U.S. officials said the motorcade was traveling through Nisoor Square on the way back to the Green Zone when the car bomb exploded, followed by volleys of small-arms fire that disabled one of the vehicles but caused no American casualties.

American officials refused to explain the legal authority under which Blackwater operates in Iraq or say whether the company was complying with the order. It also was unclear whether the contractors involved in the shooting were still in Iraq.

The deadliest attack on Tuesday was a car bombing that occurred in a parking lot near the Health Ministry and a medical complex in central Baghdad, killing seven people and wounding 23.

Another parked car bomb targeted a police patrol in Palestine Street, killing two civilians and wounding six.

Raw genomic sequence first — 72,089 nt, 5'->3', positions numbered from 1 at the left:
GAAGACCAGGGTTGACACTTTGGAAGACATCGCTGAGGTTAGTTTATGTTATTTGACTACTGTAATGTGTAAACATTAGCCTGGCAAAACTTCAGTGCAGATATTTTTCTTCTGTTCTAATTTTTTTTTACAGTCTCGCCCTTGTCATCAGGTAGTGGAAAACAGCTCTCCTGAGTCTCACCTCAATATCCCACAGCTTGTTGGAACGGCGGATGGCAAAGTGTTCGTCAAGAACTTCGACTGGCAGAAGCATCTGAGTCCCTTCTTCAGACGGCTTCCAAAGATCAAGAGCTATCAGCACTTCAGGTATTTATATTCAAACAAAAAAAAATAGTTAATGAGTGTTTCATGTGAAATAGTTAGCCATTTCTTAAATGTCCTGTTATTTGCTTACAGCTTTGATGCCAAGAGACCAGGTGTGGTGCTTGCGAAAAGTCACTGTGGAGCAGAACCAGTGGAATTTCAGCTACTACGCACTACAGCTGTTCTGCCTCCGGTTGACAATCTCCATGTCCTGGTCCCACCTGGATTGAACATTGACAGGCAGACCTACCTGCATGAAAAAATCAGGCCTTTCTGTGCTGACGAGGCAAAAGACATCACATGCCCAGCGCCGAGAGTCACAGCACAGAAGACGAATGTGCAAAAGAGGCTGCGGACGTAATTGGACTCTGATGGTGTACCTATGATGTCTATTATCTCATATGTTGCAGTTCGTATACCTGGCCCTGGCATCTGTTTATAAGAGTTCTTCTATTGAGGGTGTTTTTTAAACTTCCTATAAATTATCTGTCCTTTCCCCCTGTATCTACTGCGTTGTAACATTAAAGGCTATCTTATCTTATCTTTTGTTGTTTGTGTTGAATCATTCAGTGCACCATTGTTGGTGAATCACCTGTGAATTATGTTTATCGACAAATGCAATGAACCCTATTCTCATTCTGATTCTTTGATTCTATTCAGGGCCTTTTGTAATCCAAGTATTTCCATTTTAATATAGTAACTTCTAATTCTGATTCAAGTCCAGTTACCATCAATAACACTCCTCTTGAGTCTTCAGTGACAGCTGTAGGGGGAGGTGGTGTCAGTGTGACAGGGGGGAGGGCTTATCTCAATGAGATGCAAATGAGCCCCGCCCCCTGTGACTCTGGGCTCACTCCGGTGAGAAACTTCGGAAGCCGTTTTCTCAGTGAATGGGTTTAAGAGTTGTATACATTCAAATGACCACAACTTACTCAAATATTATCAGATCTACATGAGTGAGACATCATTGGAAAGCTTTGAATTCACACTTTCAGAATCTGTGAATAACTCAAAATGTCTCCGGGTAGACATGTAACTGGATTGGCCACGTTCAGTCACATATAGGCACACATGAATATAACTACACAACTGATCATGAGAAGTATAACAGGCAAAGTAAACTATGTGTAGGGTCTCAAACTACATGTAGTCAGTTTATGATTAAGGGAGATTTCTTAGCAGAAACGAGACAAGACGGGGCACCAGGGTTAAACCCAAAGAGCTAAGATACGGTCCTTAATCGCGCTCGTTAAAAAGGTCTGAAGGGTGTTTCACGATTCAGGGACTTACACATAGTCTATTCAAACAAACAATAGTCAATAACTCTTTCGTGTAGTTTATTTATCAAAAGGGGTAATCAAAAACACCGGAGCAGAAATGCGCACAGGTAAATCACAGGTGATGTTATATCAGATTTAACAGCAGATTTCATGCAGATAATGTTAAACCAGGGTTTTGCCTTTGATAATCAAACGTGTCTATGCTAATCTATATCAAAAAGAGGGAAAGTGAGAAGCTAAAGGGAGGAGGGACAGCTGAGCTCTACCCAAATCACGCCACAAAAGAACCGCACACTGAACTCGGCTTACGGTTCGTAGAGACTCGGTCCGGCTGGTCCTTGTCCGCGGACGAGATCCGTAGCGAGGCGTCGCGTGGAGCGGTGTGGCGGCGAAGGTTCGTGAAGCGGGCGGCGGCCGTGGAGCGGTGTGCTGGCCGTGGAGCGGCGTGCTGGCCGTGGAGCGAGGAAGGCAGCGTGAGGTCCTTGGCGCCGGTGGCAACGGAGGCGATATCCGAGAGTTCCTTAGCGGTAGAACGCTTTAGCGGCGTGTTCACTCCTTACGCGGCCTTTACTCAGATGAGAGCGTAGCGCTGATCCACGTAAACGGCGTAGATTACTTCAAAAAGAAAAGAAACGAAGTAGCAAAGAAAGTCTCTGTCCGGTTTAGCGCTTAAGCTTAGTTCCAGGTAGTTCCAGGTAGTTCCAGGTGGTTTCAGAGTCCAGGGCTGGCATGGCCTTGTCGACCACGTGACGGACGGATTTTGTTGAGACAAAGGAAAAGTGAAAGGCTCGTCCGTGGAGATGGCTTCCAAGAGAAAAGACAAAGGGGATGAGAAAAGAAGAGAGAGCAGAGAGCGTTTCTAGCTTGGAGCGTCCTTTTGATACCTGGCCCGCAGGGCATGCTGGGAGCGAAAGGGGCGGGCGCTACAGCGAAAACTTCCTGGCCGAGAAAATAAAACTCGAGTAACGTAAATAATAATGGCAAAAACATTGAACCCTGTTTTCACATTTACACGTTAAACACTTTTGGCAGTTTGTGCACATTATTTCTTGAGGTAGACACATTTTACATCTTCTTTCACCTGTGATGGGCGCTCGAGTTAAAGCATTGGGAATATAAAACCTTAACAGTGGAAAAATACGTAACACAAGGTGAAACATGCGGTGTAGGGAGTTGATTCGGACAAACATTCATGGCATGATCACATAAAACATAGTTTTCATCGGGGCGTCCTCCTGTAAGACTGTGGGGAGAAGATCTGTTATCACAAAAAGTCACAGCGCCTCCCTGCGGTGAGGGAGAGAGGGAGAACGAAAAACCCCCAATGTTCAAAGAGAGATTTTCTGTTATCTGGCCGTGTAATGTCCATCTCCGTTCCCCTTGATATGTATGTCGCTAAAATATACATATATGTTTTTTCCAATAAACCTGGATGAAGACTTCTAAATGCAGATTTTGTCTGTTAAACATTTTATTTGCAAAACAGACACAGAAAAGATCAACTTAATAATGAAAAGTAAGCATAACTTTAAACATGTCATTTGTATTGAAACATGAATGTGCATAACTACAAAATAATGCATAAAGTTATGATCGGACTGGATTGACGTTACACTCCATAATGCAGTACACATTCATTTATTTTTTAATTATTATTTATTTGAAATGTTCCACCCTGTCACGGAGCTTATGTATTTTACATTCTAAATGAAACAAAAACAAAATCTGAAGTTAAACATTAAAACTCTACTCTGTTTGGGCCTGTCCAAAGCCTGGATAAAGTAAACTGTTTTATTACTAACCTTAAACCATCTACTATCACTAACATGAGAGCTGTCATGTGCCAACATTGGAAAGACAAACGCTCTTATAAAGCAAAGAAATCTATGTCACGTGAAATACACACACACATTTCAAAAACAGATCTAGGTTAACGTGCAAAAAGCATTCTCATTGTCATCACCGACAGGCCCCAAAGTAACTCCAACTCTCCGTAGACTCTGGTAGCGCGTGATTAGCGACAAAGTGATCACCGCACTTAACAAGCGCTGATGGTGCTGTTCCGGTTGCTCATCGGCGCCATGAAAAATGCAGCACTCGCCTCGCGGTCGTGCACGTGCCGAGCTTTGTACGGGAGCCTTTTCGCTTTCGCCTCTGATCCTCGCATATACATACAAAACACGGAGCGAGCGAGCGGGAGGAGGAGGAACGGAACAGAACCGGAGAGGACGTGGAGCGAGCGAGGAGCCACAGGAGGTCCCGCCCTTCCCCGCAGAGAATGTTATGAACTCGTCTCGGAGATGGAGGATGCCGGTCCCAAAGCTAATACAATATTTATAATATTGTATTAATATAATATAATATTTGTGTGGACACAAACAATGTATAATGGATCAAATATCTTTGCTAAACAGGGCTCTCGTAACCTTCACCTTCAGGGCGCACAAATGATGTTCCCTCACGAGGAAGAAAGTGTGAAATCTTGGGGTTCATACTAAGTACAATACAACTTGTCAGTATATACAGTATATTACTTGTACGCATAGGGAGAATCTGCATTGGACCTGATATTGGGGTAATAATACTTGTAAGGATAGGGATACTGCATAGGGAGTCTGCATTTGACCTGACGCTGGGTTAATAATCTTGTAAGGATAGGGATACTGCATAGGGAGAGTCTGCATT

A parked car bomb also struck a busy market in northern Baghdad, killing six people and wounding 26.

Maitham Mustafa, 27, who has a kiosk about 150 yards away from the blast, was wounded by broken glass.

"The explosion was so powerful. It took place a few minutes before midday prayers," he said, his clothes soaked with blood as he helped evacuate victims. "We rushed to the site and we saw a car on fire, pieces of flesh were scattered and there were pools of blood on the street."

Two roadside bombs also killed a policeman and two civilians and wounded eight other people in separate attacks in predominantly Shiite areas of eastern Baghdad. The violence was reported by police officials who spoke on condition of anonymity because they were not authorized to release the information.